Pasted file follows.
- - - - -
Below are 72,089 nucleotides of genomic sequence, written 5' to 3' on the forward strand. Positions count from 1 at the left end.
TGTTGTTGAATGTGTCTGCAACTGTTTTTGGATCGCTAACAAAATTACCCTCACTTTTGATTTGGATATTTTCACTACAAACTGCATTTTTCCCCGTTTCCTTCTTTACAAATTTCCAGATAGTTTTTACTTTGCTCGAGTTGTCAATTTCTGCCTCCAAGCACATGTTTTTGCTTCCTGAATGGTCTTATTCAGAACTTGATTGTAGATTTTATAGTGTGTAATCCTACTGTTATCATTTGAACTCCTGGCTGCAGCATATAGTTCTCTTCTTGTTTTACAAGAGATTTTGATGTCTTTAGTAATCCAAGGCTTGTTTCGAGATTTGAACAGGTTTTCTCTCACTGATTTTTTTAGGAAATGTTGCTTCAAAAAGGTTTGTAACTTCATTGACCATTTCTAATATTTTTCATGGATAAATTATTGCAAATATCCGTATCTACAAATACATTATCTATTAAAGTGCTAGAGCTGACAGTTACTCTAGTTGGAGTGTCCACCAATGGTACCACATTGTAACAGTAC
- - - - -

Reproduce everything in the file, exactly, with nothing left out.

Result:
Below are 72,089 nucleotides of genomic sequence, written 5' to 3' on the forward strand. Positions count from 1 at the left end.
TGTTGTTGAATGTGTCTGCAACTGTTTTTGGATCGCTAACAAAATTACCCTCACTTTTGATTTGGATATTTTCACTACAAACTGCATTTTTCCCCGTTTCCTTCTTTACAAATTTCCAGATAGTTTTTACTTTGCTCGAGTTGTCAATTTCTGCCTCCAAGCACATGTTTTTGCTTCCTGAATGGTCTTATTCAGAACTTGATTGTAGATTTTATAGTGTGTAATCCTACTGTTATCATTTGAACTCCTGGCTGCAGCATATAGTTCTCTTCTTGTTTTACAAGAGATTTTGATGTCTTTAGTAATCCAAGGCTTGTTTCGAGATTTGAACAGGTTTTCTCTCACTGATTTTTTTAGGAAATGTTGCTTCAAAAAGGTTTGTAACTTCATTGACCATTTCTAATATTTTTCATGGATAAATTATTGCAAATATCCGTATCTACAAATACATTATCTATTAAAGTGCTAGAGCTGACAGTTACTCTAGTTGGAGTGTCCACCAATGGTACCACATTGTAACAGTAC